But that is not how Chomsky presented his case: Smith gave ‘an argument for markets’ and everybody can see that it has not quite worked out like that. We have considerable inequality, not converging equality (if anything it is diverging).
Question: how could Adam Smith get it so wrong? Chomsky’s answer: because modern capitalism does not conform to Smith’s idealised model outline in the paragraph quoted(for all the reasons which Chomsky rehearses endlessly in his critique of modern capitalism). We agree on that.
Back to Adam Smith. The quotation about wage and profit which started this debate is in paragraph 1, Chapter X of Book I of Wealth of Nations: ‘Of Wages and Profit in the different Employments of Labour and Stock’ (WN I.x.a: 3 paragraphs; p 116).
Smith follows this opening paragraph with 115 further paragraphs analysing and explaining how and why there are ‘Inequalities arising from the Nature of the Employment Themselves’ (Part I: 52 paragraphs: WN I.x.b: pp 116-135;) and ‘Inequalities occasioned by the Policy of Europe’ (Part II: 63 paragraphs; WN I.x.c: pp 135- 193). [All my references are to the Glasgow Edition, Oxford University Press, 1976, widely known among serious scholars as the definitive edition, not introduced by George Stigler of Chicago University.]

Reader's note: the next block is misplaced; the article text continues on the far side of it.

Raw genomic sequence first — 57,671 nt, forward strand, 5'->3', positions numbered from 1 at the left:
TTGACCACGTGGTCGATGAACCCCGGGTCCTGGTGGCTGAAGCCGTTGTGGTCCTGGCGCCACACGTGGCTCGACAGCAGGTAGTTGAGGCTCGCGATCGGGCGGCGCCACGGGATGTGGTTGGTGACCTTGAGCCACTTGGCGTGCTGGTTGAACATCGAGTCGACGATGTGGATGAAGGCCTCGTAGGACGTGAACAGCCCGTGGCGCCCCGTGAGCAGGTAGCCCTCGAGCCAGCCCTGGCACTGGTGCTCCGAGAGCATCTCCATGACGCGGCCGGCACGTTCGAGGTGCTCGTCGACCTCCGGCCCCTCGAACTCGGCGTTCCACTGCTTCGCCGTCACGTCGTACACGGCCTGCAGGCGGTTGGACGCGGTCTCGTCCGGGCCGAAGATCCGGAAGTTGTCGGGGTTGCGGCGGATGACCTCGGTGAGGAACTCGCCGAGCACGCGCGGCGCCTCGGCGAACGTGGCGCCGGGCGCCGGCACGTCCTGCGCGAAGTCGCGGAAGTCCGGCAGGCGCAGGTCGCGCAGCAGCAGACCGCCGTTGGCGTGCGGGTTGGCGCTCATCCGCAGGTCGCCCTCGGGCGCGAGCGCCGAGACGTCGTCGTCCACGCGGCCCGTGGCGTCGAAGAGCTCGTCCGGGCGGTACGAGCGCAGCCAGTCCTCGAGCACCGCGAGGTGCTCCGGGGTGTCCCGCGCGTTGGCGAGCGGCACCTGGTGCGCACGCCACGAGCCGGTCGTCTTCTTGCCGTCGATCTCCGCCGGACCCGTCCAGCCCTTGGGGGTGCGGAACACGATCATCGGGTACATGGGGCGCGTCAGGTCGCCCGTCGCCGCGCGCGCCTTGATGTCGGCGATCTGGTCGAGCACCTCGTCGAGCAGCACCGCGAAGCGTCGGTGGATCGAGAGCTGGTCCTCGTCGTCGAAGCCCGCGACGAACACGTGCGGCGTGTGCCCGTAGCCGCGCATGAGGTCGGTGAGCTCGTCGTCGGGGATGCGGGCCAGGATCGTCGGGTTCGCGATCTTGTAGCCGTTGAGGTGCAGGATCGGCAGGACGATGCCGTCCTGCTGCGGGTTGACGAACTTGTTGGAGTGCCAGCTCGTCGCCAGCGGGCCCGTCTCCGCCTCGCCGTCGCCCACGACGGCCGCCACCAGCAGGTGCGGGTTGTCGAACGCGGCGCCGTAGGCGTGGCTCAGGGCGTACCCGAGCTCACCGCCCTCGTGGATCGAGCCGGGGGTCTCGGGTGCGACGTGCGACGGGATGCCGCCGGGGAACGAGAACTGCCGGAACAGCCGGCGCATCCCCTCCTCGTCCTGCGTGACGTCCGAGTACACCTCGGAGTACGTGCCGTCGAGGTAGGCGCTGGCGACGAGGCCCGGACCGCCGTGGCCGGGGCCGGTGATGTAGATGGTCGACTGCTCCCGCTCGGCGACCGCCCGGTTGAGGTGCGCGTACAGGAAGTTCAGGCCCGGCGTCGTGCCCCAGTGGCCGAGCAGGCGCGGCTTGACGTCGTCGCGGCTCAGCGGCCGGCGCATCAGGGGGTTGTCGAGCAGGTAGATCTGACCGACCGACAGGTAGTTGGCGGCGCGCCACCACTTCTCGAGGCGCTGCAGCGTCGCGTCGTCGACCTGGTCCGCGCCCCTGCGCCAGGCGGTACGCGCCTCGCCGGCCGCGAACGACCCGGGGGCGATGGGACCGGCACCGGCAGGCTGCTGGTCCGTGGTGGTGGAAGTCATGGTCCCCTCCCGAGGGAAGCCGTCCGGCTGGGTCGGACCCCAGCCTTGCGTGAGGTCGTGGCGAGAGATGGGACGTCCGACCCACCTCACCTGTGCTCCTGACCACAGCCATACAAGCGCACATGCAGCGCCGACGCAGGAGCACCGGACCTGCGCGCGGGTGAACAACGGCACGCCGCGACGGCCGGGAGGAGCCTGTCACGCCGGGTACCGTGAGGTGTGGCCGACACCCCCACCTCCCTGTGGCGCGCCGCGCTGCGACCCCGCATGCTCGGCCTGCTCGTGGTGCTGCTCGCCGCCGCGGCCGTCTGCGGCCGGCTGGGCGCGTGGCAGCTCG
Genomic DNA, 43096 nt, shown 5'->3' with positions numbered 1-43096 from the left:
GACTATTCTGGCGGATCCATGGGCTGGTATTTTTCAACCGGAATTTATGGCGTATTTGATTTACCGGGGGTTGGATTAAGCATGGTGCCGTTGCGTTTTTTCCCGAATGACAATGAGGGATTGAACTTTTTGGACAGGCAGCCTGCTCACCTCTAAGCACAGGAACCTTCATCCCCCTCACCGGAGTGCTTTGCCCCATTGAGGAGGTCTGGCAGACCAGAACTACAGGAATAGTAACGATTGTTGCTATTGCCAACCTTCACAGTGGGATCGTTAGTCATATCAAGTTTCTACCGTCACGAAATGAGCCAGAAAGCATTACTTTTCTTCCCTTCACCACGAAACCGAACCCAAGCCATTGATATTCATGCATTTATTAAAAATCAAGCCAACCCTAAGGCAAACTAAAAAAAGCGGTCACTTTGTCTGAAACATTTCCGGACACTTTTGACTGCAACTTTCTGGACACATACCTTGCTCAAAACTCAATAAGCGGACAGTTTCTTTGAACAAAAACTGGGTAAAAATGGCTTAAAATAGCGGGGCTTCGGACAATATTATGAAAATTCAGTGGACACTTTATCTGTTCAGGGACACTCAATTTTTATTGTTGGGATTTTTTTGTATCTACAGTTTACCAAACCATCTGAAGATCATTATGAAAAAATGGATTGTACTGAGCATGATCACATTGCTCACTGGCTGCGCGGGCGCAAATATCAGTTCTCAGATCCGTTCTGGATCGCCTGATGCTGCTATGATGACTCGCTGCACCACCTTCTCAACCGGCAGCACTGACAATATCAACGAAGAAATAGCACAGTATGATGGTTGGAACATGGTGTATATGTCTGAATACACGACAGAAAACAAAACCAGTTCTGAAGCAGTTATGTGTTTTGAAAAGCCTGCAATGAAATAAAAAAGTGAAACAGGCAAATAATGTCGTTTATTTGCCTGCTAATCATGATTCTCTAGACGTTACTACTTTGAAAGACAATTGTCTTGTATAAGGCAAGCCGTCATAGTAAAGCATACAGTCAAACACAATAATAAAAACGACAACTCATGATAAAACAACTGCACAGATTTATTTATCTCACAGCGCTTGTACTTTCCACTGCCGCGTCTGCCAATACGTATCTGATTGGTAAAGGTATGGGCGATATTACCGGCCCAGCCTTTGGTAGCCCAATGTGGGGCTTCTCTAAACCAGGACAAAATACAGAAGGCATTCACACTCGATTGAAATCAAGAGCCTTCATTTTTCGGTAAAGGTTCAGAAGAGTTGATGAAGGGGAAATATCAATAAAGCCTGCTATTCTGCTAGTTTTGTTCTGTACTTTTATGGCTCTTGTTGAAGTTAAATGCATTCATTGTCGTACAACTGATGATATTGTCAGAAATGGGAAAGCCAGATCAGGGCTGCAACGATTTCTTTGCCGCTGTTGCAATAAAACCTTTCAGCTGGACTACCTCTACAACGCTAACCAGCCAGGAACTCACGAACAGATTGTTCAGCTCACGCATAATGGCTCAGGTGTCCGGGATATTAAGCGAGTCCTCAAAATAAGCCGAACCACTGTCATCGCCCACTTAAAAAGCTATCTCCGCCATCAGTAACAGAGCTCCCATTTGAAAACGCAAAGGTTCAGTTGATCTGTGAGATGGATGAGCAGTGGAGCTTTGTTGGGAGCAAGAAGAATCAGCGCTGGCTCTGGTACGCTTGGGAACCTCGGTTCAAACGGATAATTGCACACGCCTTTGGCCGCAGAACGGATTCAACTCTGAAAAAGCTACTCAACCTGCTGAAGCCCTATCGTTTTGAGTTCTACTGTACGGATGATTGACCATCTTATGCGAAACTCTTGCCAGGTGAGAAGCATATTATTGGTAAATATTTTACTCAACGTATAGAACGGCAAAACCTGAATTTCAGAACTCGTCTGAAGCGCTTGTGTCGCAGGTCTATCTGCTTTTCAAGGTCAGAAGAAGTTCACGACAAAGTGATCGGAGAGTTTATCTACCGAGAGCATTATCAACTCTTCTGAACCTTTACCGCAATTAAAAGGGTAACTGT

Adam Smith did not think markets were competitive in 18th century Britain, and not much has happened since to make them so, almost entirely from the non-competitive elements introduced, often by ‘merchants and manufacturers, of whom as a group, in the main he had severe suspicions about their motives, and the motives of legislators and those who influenced them, who followed the prescriptions of mercantile political economy – false doctrines of ‘jealousy of trade’, monopoly privileges, tariff protectionism, wealth defined by balance of payments surpluses, gold bullion, guild trades rights, chartered trading monopolies awarded by the King and parliament, colonies, and expensive wars for dynastic and trivial ends.